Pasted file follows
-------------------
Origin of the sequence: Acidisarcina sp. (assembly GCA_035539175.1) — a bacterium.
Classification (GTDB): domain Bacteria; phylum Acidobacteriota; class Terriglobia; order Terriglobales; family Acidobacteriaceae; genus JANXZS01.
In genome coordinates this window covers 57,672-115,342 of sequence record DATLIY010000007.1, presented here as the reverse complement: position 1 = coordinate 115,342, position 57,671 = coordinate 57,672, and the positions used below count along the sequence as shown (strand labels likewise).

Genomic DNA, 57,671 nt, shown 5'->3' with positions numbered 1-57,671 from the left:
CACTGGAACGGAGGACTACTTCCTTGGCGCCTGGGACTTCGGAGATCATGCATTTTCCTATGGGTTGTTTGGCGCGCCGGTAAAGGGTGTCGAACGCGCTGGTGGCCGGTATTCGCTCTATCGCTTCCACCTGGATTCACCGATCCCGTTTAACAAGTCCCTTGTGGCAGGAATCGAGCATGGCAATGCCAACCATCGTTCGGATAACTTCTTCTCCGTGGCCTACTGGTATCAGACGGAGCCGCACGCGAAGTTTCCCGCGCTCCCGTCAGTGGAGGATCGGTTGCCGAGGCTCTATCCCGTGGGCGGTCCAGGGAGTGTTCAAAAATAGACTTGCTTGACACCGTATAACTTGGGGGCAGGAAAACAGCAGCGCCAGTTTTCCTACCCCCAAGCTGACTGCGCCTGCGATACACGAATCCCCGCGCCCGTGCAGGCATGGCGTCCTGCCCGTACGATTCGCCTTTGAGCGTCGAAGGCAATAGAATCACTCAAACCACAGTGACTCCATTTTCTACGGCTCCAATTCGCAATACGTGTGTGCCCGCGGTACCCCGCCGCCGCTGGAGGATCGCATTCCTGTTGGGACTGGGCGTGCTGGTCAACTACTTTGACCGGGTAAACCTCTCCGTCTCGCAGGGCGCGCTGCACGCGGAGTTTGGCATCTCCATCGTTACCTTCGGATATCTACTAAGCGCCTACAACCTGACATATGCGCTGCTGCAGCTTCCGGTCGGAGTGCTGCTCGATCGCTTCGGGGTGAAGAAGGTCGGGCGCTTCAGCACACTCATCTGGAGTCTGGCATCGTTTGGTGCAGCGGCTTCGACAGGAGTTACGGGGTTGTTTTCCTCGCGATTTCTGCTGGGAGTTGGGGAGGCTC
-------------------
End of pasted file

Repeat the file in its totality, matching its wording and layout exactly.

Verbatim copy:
Origin of the sequence: Acidisarcina sp. (assembly GCA_035539175.1) — a bacterium.
Classification (GTDB): domain Bacteria; phylum Acidobacteriota; class Terriglobia; order Terriglobales; family Acidobacteriaceae; genus JANXZS01.
In genome coordinates this window covers 57,672-115,342 of sequence record DATLIY010000007.1, presented here as the reverse complement: position 1 = coordinate 115,342, position 57,671 = coordinate 57,672, and the positions used below count along the sequence as shown (strand labels likewise).

Genomic DNA, 57,671 nt, shown 5'->3' with positions numbered 1-57,671 from the left:
CACTGGAACGGAGGACTACTTCCTTGGCGCCTGGGACTTCGGAGATCATGCATTTTCCTATGGGTTGTTTGGCGCGCCGGTAAAGGGTGTCGAACGCGCTGGTGGCCGGTATTCGCTCTATCGCTTCCACCTGGATTCACCGATCCCGTTTAACAAGTCCCTTGTGGCAGGAATCGAGCATGGCAATGCCAACCATCGTTCGGATAACTTCTTCTCCGTGGCCTACTGGTATCAGACGGAGCCGCACGCGAAGTTTCCCGCGCTCCCGTCAGTGGAGGATCGGTTGCCGAGGCTCTATCCCGTGGGCGGTCCAGGGAGTGTTCAAAAATAGACTTGCTTGACACCGTATAACTTGGGGGCAGGAAAACAGCAGCGCCAGTTTTCCTACCCCCAAGCTGACTGCGCCTGCGATACACGAATCCCCGCGCCCGTGCAGGCATGGCGTCCTGCCCGTACGATTCGCCTTTGAGCGTCGAAGGCAATAGAATCACTCAAACCACAGTGACTCCATTTTCTACGGCTCCAATTCGCAATACGTGTGTGCCCGCGGTACCCCGCCGCCGCTGGAGGATCGCATTCCTGTTGGGACTGGGCGTGCTGGTCAACTACTTTGACCGGGTAAACCTCTCCGTCTCGCAGGGCGCGCTGCACGCGGAGTTTGGCATCTCCATCGTTACCTTCGGATATCTACTAAGCGCCTACAACCTGACATATGCGCTGCTGCAGCTTCCGGTCGGAGTGCTGCTCGATCGCTTCGGGGTGAAGAAGGTCGGGCGCTTCAGCACACTCATCTGGAGTCTGGCATCGTTTGGTGCAGCGGCTTCGACAGGAGTTACGGGGTTGTTTTCCTCGCGATTTCTGCTGGGAGTTGGGGAGGCTC